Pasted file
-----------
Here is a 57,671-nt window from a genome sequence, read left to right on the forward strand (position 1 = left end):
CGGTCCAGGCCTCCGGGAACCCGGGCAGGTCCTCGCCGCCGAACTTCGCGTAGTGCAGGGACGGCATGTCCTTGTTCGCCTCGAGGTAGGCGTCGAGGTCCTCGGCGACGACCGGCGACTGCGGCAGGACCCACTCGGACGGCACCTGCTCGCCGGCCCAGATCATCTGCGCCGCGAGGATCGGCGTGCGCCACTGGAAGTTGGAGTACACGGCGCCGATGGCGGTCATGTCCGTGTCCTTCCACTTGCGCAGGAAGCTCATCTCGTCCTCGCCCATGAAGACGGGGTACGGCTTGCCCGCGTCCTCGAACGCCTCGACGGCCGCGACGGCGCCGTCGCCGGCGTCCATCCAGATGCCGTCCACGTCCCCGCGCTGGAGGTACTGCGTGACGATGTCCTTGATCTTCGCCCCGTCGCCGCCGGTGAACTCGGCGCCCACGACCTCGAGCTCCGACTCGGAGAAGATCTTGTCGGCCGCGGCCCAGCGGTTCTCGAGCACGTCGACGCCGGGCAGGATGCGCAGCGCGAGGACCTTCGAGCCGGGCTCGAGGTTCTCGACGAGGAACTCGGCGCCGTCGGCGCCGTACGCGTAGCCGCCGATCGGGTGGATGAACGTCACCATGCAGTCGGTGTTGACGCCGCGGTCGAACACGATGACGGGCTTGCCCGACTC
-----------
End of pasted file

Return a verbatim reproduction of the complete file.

Here is a 57,671-nt window from a genome sequence, read left to right on the forward strand (position 1 = left end):
CGGTCCAGGCCTCCGGGAACCCGGGCAGGTCCTCGCCGCCGAACTTCGCGTAGTGCAGGGACGGCATGTCCTTGTTCGCCTCGAGGTAGGCGTCGAGGTCCTCGGCGACGACCGGCGACTGCGGCAGGACCCACTCGGACGGCACCTGCTCGCCGGCCCAGATCATCTGCGCCGCGAGGATCGGCGTGCGCCACTGGAAGTTGGAGTACACGGCGCCGATGGCGGTCATGTCCGTGTCCTTCCACTTGCGCAGGAAGCTCATCTCGTCCTCGCCCATGAAGACGGGGTACGGCTTGCCCGCGTCCTCGAACGCCTCGACGGCCGCGACGGCGCCGTCGCCGGCGTCCATCCAGATGCCGTCCACGTCCCCGCGCTGGAGGTACTGCGTGACGATGTCCTTGATCTTCGCCCCGTCGCCGCCGGTGAACTCGGCGCCCACGACCTCGAGCTCCGACTCGGAGAAGATCTTGTCGGCCGCGGCCCAGCGGTTCTCGAGCACGTCGACGCCGGGCAGGATGCGCAGCGCGAGGACCTTCGAGCCGGGCTCGAGGTTCTCGACGAGGAACTCGGCGCCGTCGGCGCCGTACGCGTAGCCGCCGATCGGGTGGATGAACGTCACCATGCAGTCGGTGTTGACGCCGCGGTCGAACACGATGACGGGCTTGCCCGACTC